My first attempt to climb Mt Brewster took place in early 2013. First though we had to wait out the summer storm that cut off the West Coast and stranded both tourists and locals. While there are few places that rival Wanaka if weather forces confinement we were well and truly ready for the hills when the Haast River was finally fordable.
“The next time you’re planning a trip to the backcountry, your enthusiasm sparked by some glossy coffee-table book picturing snow-capped peaks under perfect blue skies, you would do well to keep in mind whence that glorious snowpack came. It is the nature of mountains to wring from the winds what moisture they happen to be carrying.” John Krakauer.
The first time we checked the river, on New Year’s Day it was still flowing fast and deep so we returned to Wanaka. A further twenty-four hours made all the difference and second time around we were able to cross safely from Fantail Flats and haul our packs through beech forest then tussock to Brewster hut. The climb is staircase direct but the views from the tussock basin where the hut is situated, of the Makarora valley, Mt Armstrong and Brewster erase any memories of physical exertion.
I recall doing many things during our Wanaka confinement but route research was not one of them and nor was checking the state of my gear. Next morning we left the hut at 6.30am, quite late for what we had planned going by the accounts recorded in the hut book. At least we had visibility which was useful as the ascent and sidle around the slopes of Armstrong via a series of narrow rock benches, tussock, rubble and waterfalls to the glacial lakes and Brewster Glacier itself is not easy to pick out despite a smattering of cairns marking the way. The trick is to traverse at between 1750 -1800m, something we worked out by a process of elimination.
At the glacier toe we put on our crampons and roped up. About a third of the way up the glacier I noticed there was something wrong with my right foot. Bending down for a closer look I saw that the crampon bail had snapped in half. Should we turn back? We’d come so far, I was feeling confident and the snow was not icy. “People used to climb mountains before crampons were invented” I thought, “how hard can it be?”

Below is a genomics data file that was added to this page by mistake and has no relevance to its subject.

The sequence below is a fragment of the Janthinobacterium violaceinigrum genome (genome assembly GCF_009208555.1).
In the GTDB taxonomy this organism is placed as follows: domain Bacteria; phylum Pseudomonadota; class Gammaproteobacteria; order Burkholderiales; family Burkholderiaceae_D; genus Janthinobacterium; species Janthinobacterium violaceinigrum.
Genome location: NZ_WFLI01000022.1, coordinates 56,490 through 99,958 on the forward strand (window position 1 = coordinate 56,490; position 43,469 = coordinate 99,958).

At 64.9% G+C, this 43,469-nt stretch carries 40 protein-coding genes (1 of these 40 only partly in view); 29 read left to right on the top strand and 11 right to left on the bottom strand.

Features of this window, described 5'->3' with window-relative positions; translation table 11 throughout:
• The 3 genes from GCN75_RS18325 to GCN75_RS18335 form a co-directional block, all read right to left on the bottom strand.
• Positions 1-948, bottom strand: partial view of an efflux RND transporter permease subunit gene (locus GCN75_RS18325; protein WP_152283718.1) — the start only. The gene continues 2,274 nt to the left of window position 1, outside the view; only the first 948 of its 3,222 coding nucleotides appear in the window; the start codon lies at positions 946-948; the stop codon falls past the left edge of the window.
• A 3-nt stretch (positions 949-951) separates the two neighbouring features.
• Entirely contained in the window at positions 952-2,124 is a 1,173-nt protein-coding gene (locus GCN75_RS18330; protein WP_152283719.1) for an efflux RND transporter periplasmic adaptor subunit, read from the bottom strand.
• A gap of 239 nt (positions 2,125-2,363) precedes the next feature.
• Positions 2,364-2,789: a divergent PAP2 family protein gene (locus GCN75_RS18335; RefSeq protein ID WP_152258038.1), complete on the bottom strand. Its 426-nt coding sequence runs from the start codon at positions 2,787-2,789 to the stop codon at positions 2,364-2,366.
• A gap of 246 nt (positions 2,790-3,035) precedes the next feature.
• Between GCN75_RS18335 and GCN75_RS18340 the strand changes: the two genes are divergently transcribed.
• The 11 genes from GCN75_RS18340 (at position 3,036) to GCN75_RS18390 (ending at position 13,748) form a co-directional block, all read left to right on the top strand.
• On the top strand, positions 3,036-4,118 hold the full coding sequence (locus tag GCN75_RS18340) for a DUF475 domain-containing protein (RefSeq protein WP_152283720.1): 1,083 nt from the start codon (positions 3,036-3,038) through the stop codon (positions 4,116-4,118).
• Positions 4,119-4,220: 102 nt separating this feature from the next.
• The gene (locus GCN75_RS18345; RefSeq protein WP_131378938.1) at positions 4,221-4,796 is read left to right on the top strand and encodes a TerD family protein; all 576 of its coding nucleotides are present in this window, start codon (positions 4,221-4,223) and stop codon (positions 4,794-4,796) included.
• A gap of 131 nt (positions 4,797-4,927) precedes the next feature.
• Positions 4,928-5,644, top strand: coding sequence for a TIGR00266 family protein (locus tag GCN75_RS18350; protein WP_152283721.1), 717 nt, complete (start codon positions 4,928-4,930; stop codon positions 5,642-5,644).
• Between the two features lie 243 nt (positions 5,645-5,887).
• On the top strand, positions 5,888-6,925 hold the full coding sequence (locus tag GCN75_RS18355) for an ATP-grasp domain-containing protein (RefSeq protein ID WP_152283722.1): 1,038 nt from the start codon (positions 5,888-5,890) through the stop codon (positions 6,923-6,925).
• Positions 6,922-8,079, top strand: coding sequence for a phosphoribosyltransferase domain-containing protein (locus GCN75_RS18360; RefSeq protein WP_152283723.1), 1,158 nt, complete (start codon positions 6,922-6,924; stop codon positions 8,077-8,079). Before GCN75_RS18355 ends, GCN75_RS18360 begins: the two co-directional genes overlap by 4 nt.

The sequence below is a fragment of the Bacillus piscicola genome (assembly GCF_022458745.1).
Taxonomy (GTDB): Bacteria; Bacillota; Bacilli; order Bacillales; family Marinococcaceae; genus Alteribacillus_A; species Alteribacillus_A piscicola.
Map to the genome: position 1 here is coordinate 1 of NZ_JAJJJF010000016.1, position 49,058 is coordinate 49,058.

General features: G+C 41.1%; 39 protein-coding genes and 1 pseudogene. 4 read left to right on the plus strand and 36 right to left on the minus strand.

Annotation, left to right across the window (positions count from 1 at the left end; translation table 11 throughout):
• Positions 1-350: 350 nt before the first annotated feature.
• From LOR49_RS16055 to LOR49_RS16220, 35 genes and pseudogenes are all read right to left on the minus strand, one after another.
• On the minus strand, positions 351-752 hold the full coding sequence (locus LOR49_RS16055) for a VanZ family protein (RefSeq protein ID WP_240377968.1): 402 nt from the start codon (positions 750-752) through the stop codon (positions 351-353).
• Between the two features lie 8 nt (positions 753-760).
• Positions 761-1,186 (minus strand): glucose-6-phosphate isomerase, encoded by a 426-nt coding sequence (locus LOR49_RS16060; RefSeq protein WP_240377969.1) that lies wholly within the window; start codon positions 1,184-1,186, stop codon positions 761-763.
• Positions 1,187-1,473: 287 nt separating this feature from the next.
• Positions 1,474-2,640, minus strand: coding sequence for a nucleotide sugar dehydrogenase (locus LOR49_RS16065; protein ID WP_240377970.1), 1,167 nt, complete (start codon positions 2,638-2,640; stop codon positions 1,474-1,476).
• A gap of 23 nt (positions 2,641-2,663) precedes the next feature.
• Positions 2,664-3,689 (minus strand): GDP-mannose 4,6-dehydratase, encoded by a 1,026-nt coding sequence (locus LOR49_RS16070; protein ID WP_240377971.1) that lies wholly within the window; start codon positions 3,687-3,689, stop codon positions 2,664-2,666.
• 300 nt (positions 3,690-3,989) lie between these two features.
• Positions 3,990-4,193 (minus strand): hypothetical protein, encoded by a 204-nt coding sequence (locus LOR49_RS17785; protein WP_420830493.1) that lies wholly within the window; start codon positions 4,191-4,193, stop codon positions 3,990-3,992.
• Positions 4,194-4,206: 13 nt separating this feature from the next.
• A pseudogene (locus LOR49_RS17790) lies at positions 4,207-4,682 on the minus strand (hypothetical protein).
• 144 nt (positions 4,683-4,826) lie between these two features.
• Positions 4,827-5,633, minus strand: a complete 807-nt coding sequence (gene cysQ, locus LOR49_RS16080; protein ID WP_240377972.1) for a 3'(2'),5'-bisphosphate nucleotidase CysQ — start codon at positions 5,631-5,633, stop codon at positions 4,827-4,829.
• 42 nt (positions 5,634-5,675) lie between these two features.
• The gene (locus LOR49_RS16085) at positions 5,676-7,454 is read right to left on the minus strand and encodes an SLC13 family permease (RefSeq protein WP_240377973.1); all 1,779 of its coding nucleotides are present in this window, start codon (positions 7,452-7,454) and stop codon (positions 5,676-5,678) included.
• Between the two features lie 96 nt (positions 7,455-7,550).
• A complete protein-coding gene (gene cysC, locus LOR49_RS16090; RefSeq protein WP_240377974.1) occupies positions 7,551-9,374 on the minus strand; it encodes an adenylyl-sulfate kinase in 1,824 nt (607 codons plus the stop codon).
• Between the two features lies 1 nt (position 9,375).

We completed our glacier crossing to the West Ridge and commenced our ascent, DJ leading the way, cutting steps where possible. I followed favouring my left foot. As it was mid-summer much of the snow had melted off the ridge exposing the rock below. We made slow but steady progress as the day heated up. After a few tricky traverses across steep snow ridges it was back to mixed climbing. DJ went ahead to check out possible descent routes as he was worried about retracing our steps. The climbing was definitely awkward and seemed harder than the 2 grading assigned to the route.
At noon still a couple of bumps from the summit proper we made the decision to turn around. To get to the summit would require at least one rope length of pitching and we didn’t know whether we’d be able to abseil off the summit down the south face. We had heard that this option gets cut off in summer when the bergschrund opens up. If we couldn’t abseil off safely we would be looking at a very long, tedious descent down the west ridge with the possibility that we would not reach the glacier before dark. Retreating seemed the prudent option.
I should mention at this point that the views from the summit ridge were spectacular, offering a unique perspective looking along the spine of the main divide towards Mt Cook. The scenery certainly helped motivate me although I noticed it less than I normally would because I spent most of my time watching where I put my right foot. I guess those early mountaineers didn’t spend a lot of time admiring the views either.
It was a good thing that we turned round when we did as descending with one crampon was much more challenging than ascending. The snow was softer now and consequently less stable underfoot. Down climbing felt very insecure. I was relieved when we had descended far enough to abseil off the west ridge to the glacier. However, abseiling was quickly abandoned when it became apparent that it was both quicker and safer just to down climb the soft snow.